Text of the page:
Communities are, of course, notoriously difficult to define, and have few fixed boundaries. For many reasons, individuals move from community to community during their lifetime, and may belong to more than one. Communities may also be nested one within another. We may consider Kenya to be a community as a nation, but it is also a series of communities defined ethno-linguistically—Kikuyu, Turkana, etc.—and even within those, further kin-based clans and groups occur. Fissioning and subdividing seems to be an integral part of the process of culture formation, and so cultures must also be defined as multiscalar.

Cultural communities form the bedrock of human organization and diversity [8], and it is our argument here that the process of the diversification of human communities involving cultural behaviours is an essential part of the human evolutionary story. Structured, comparatively invariant, human cultures provide many of the great strengths of human adaptation—the products of the processes of conformity; they also often lie at the heart of human conflict. In summary, an aim of this paper is to ask why are there so many human cultures and how did they come to develop?

3. Human diversity: a biological and cultural paradox

One obvious answer to the question about the scale of the diversity of human cultures is to posit that it reflects the scale of biological diversity. Humans are a vast population, spread across the whole globe, and living in many different environments. It could therefore be expected that large numbers of human cultures would reflect high levels of biological—or more specifically, genetic—diversity. However, this is not the case. The human species is a young one, descended from a small population that lived in Africa between 150 and 200 kyr ago. As a result, the human species is genetically not very diverse. Measuring genetic diversity can be done in a number of ways, but a simple one is to compare sequence diversity in mitochondrial DNA across species. Figure 1 shows for species and subspecies of great apes and humans that the latter have the lowest level of diversity, reflecting the short time-depth of human populational origins [9].

Figure 1.

Comparative genetic diversity of apes and humans. The horizontal bars indicate the range and average pairwise difference between individuals in mtDNA sequence; the cartoon on the right is an unrooted tree of the ape/human clade, based on mtDNA, in which the branch lengths are equivalent to sequence divergence. Modified from Gagneux et al. [9].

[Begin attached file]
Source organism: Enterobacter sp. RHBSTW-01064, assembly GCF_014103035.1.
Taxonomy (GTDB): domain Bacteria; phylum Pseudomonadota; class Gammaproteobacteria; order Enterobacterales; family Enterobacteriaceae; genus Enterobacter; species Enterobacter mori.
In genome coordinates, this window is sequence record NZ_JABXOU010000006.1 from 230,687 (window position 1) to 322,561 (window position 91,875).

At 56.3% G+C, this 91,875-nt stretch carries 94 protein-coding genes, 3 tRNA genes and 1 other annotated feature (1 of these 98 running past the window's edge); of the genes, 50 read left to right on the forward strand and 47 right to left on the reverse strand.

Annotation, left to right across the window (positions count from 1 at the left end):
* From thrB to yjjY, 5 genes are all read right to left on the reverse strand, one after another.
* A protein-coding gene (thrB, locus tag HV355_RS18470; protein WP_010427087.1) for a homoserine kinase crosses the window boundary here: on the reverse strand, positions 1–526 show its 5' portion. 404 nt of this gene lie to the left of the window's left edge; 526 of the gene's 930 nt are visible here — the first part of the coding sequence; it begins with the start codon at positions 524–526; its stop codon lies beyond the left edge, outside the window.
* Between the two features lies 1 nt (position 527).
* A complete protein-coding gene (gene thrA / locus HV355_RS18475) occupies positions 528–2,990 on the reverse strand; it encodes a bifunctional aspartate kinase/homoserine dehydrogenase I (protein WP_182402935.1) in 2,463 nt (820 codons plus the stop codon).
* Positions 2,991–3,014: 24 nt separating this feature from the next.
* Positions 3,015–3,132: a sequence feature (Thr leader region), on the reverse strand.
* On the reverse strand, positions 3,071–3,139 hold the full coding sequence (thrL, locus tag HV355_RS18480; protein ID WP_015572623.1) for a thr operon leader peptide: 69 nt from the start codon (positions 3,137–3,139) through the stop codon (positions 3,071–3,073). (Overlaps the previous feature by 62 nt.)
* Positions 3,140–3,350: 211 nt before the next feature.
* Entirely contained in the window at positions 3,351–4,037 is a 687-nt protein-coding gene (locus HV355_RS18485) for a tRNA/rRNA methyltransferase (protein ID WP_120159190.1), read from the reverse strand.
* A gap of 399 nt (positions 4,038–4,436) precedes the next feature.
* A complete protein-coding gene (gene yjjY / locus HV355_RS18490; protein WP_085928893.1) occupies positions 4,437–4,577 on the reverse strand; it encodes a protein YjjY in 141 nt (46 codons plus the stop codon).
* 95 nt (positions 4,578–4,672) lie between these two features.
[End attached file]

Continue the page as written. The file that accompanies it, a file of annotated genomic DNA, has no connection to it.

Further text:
Any attempt to compare cultures across species in a similar way is doomed, as the scale of difference is too vast. Humans are genuinely unique in the rate at which they can generate differences between communities, even if there are primate homologues for the capacity. The Ethnologue records some 6909 extant languages [10]. Price's Atlas of Ethnographic Societies [11] records over 3814 distinct cultures having been described by anthropologists, certainly a major underestimate. In practice, given definitional problems and a state of constant flux, a precise number cannot be calculated. However, another way of considering the problem is to calculate that if all the world's languages were evenly distributed across the habitable world, then, on average, a journey of only 78 km would bring a traveller from the centre of their language territory to a language boundary. A journey of 1000 km would, on average, pass through over six language territories. The traveller across the same distance would be less able to distinguish major phenotypic differences, and would see few marked boundaries. Languages are more widespread than cultures, in most cases, so the rate of changing culture would be even faster. These areas and distances are well below the resolution for geographical ancestry estimates based on genetics.

These are gross generalizations, and exceptions can be found where biological boundaries are abrupt and clear-cut, and cases where cultural boundaries are diffuse. Also, the areas occupied by cultures vary environmentally [1215], and so the distances may well be smaller or larger. Nonetheless, this broad generalization is sufficiently true to allow us to explore the paradox of low biological diversity and high numbers of cultures, in terms of the processes of cultural diversification.

The relationship between biological and cultural diversity can be examined through its structure. According to Lewontin [16], approximately 85 per cent of the genetic variation observed in human populations occurs within, rather than between populations [16]. Although out of date, Lewontin's analysis of variance remains a relevant observation about genetic variance. His analysis was pre-genomic, and based on single loci considered independently. Molecular data and multiple loci have greatly modified Lewontin's observation [17,18], but it remains the case that there is considerable variation within all human populations and communities, certainly at larger geographical scales.